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Aaron Judge homers twice as Yankees hammer Mariners, Bryce Miller

By Ryan Divish Seattle Times

SEATTLE – Bryce Miller couldn’t hide the disappointment as he stood on the mound and watched as Scott Servais walked toward him.

His outing was done. Really, it could have been over two batters earlier. He was tired and frustrated. His best pitch had been beaten up for the better part of four-plus innings and he didn’t have the command or the counter to make it stop.

For the first time in his young big-league career, Miller was fallible to major-league hitters, including the reigning American League Most Valuable Player, and the results were ugly.

Facing a pieced-together Yankees lineup that centered on the omnipotent slugger that is Aaron Judge, Miller suffered through the worst outing of his career, giving up eight runs in the first five innings – a deficit his teammates couldn’t overcome – in what would be a 10-4 loss on Monday.

Using a mid-90s fastball, usually up in the strike zone, that hitters struggled to hit squarely, Miller had allowed a total of four runs on 13 hits with no homers in his first five MLB starts.

Knowing that Miller used that fastball almost 70% of the time, the Yankees came in ready to hit it.

New York grabbed a 1-0 lead when one-time Mariner Jake Bauers roped a double into the right-field corner to score Harrison Bader in the top of the second.

Seattle answered with a run in the bottom of the inning. Jarred Kelenic led off with a single, stole second and later scored on Teoscar Hernandez’s ground out to shortstop.

At least the first homer allowed by Miller in his MLB career would come off the preeminent home-run hitter in baseball. After Gleyber Torres led off with a single, Judge came to the batter’s box for his second plate appearance of the game, having popped out in his first at-bat.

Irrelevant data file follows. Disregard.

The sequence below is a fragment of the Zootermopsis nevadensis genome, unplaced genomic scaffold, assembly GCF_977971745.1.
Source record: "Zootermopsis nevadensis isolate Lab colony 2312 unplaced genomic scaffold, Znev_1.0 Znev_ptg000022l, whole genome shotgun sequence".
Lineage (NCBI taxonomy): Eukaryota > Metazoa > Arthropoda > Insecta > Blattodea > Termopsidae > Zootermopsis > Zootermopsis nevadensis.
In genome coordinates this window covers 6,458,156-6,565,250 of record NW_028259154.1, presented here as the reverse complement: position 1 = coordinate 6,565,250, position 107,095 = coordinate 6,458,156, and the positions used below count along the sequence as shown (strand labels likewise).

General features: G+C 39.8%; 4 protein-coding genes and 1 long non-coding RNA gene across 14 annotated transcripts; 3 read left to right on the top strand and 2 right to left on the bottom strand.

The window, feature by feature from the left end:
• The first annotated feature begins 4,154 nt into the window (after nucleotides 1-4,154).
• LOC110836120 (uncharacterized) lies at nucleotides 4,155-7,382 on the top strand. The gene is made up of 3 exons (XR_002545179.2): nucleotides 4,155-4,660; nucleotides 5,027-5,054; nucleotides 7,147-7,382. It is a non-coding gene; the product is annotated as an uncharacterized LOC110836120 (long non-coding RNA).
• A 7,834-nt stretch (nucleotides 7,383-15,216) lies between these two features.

Using mostly off-speed pitches in the at-bat, Miller was faced with a 3-2 count. He fired a fastball that was supposed ride to the inside corner but instead leaked out over the plate at 94 mph. Judge doesn’t miss those sort of mistakes. He turned on it, sending a rocket to left field. Miller and the Mariners tried to coax it to go foul. But the ball, which had an exit velocity of 116.9 mph, was hit too hard. It banged off the foul pole for a two-run homer and a 3-1 lead.

Chants of “MVP! MVP!” from a large contingent of Yankee fans in the announced crowd of 34,154 filled T-Mobile Park.

Bauers made it 4-1 in the top of the fourth, turning on another 3-2 fastball and pulling it into the right-field seats.

Julio Rodriguez, who provided most of the Mariners’ offense, cut the lead to 4-2 with his own line-drive homer to left field. Rodriguez hammered a hanging breaking ball from Yankees starter Domingo German.

But Miller couldn’t keep the Mariners within reach in a fifth inning he wouldn’t finish.

Torres led off with a single, Judge narrowly missed another two-run homer, ripping a ball off the wall in left-center for a double. Willie Calhoun scored both runners with a double just inside the first-base bag. Miller’s outing ended with two outs when Isiah Kiner-Falefa pulled a breaking ball just past Eugenio Suarez at third base for another two-run double.

His final line: 42/3 innings pitched, eight runs allowed on 11 hits with no walks, a hit batter and three strikeouts.

The eight runs allowed doubled what he allowed in all his previous starts combined.

Of his 86 pitches, 50 were fastballs. The Yankees swung at them 29 times, whiffing just four times, fouling off 15 and putting 10 in play – six went for hits.

Down 8-2, Rodriguez trimmed two more runs off the Yankees’ lead, singling through the right side to score a pair of runs in the bottom of the fifth. But there was now coming back.

Judge hit a solo homer off Juan Then in the sixth inning for the 31st multihomer game of his career. He has 17 homers on the season. He also robbed Teoscar Hernandez of a solo homer in the eighth inning with a brilliant leaping grab in right field.